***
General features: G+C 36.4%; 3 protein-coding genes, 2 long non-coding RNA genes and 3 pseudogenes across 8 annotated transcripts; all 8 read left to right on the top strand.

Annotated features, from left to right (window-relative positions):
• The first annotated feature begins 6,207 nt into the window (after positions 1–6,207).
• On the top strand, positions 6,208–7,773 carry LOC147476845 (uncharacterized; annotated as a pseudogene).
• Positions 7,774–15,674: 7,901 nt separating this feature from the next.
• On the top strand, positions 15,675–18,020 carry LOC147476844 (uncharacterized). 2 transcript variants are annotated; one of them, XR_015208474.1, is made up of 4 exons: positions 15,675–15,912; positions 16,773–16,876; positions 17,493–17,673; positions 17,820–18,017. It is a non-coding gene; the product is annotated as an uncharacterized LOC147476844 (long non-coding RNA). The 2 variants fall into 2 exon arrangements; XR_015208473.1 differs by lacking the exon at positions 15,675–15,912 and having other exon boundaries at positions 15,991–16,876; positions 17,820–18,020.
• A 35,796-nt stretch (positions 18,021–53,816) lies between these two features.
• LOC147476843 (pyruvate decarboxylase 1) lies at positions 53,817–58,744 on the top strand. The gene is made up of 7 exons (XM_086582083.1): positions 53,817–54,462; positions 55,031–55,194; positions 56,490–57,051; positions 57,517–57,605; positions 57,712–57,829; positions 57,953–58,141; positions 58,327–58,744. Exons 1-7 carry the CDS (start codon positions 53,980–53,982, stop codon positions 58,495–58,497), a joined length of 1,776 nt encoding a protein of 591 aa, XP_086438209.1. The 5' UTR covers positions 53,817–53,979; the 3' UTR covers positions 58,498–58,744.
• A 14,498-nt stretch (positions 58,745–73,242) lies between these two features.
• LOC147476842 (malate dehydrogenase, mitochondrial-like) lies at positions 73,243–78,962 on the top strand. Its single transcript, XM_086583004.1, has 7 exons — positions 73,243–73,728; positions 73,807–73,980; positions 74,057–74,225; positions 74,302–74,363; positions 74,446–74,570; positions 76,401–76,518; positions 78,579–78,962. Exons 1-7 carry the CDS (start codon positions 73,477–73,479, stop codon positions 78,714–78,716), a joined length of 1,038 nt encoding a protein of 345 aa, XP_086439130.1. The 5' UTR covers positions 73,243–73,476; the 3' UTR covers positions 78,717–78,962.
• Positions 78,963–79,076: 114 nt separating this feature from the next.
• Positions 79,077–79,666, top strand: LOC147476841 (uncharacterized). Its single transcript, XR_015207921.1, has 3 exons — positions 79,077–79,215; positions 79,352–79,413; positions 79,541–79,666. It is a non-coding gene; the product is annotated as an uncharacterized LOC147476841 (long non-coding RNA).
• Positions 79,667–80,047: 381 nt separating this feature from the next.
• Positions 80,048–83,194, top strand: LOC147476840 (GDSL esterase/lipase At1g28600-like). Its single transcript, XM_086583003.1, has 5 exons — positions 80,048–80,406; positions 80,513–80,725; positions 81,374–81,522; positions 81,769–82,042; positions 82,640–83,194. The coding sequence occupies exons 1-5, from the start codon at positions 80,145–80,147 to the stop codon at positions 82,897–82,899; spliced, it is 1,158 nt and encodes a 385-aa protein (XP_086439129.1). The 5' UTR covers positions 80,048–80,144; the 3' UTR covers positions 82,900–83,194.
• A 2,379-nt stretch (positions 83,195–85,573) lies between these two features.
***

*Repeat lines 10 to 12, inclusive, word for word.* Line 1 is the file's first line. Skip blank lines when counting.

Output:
• LOC147476842 (malate dehydrogenase, mitochondrial-like) lies at positions 73,243–78,962 on the top strand. Its single transcript, XM_086583004.1, has 7 exons — positions 73,243–73,728; positions 73,807–73,980; positions 74,057–74,225; positions 74,302–74,363; positions 74,446–74,570; positions 76,401–76,518; positions 78,579–78,962. Exons 1-7 carry the CDS (start codon positions 73,477–73,479, stop codon positions 78,714–78,716), a joined length of 1,038 nt encoding a protein of 345 aa, XP_086439130.1. The 5' UTR covers positions 73,243–73,476; the 3' UTR covers positions 78,717–78,962.
• Positions 78,963–79,076: 114 nt separating this feature from the next.
• Positions 79,077–79,666, top strand: LOC147476841 (uncharacterized). Its single transcript, XR_015207921.1, has 3 exons — positions 79,077–79,215; positions 79,352–79,413; positions 79,541–79,666. It is a non-coding gene; the product is annotated as an uncharacterized LOC147476841 (long non-coding RNA).